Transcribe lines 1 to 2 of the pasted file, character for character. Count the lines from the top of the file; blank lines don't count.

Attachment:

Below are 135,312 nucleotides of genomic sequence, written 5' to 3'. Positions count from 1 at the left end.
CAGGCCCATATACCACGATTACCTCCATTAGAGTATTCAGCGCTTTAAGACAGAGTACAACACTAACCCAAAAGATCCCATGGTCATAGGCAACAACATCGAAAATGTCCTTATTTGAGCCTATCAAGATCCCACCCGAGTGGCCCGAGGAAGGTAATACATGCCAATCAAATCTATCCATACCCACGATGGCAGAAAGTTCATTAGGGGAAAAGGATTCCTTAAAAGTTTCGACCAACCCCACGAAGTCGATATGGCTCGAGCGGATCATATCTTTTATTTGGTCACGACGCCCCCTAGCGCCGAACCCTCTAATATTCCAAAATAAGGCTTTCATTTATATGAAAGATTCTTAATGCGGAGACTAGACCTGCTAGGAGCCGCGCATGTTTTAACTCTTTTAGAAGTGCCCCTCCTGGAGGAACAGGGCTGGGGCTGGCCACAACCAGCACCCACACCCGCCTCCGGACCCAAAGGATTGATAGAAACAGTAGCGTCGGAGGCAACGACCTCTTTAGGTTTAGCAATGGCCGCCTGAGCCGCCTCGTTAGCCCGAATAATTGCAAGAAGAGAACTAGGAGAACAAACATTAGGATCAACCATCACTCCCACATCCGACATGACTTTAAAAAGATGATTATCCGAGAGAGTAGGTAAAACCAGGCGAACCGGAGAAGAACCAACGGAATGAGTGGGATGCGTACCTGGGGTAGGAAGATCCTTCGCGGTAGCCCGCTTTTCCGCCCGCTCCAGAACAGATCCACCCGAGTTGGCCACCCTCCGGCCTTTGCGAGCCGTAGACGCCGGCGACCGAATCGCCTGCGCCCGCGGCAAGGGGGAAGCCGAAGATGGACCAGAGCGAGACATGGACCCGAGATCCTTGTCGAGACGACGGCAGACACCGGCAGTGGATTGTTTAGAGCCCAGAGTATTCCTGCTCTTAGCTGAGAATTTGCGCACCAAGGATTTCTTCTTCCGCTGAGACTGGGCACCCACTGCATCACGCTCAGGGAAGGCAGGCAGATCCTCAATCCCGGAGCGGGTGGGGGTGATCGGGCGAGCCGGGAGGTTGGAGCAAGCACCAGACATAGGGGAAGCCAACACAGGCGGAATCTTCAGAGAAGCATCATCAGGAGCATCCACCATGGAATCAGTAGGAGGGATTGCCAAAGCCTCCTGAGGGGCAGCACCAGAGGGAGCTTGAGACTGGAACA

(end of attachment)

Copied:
Below are 135,312 nucleotides of genomic sequence, written 5' to 3'. Positions count from 1 at the left end.
CAGGCCCATATACCACGATTACCTCCATTAGAGTATTCAGCGCTTTAAGACAGAGTACAACACTAACCCAAAAGATCCCATGGTCATAGGCAACAACATCGAAAATGTCCTTATTTGAGCCTATCAAGATCCCACCCGAGTGGCCCGAGGAAGGTAATACATGCCAATCAAATCTATCCATACCCACGATGGCAGAAAGTTCATTAGGGGAAAAGGATTCCTTAAAAGTTTCGACCAACCCCACGAAGTCGATATGGCTCGAGCGGATCATATCTTTTATTTGGTCACGACGCCCCCTAGCGCCGAACCCTCTAATATTCCAAAATAAGGCTTTCATTTATATGAAAGATTCTTAATGCGGAGACTAGACCTGCTAGGAGCCGCGCATGTTTTAACTCTTTTAGAAGTGCCCCTCCTGGAGGAACAGGGCTGGGGCTGGCCACAACCAGCACCCACACCCGCCTCCGGACCCAAAGGATTGATAGAAACAGTAGCGTCGGAGGCAACGACCTCTTTAGGTTTAGCAATGGCCGCCTGAGCCGCCTCGTTAGCCCGAATAATTGCAAGAAGAGAACTAGGAGAACAAACATTAGGATCAACCATCACTCCCACATCCGACATGACTTTAAAAAGATGATTATCCGAGAGAGTAGGTAAAACCAGGCGAACCGGAGAAGAACCAACGGAATGAGTGGGATGCGTACCTGGGGTAGGAAGATCCTTCGCGGTAGCCCGCTTTTCCGCCCGCTCCAGAACAGATCCACCCGAGTTGGCCACCCTCCGGCCTTTGCGAGCCGTAGACGCCGGCGACCGAATCGCCTGCGCCCGCGGCAAGGGGGAAGCCGAAGATGGACCAGAGCGAGACATGGACCCGAGATCCTTGTCGAGACGACGGCAGACACCGGCAGTGGATTGTTTAGAGCCCAGAGTATTCCTGCTCTTAGCTGAGAATTTGCGCACCAAGGATTTCTTCTTCCGCTGAGACTGGGCACCCACTGCATCACGCTCAGGGAAGGCAGGCAGATCCTCAATCCCGGAGCGGGTGGGGGTGATCGGGCGAGCCGGGAGGTTGGAGCAAGCACCAGACATAGGGGAAGCCAACACAGGCGGAATCTTCAGAGAAGCATCATCAGGAGCATCCACCATGGAATCAGTAGGAGGGATTGCCAAAGCCTCCTGAGGGGCAGCACCAGAGGGAGCTTGAGACTGGAACA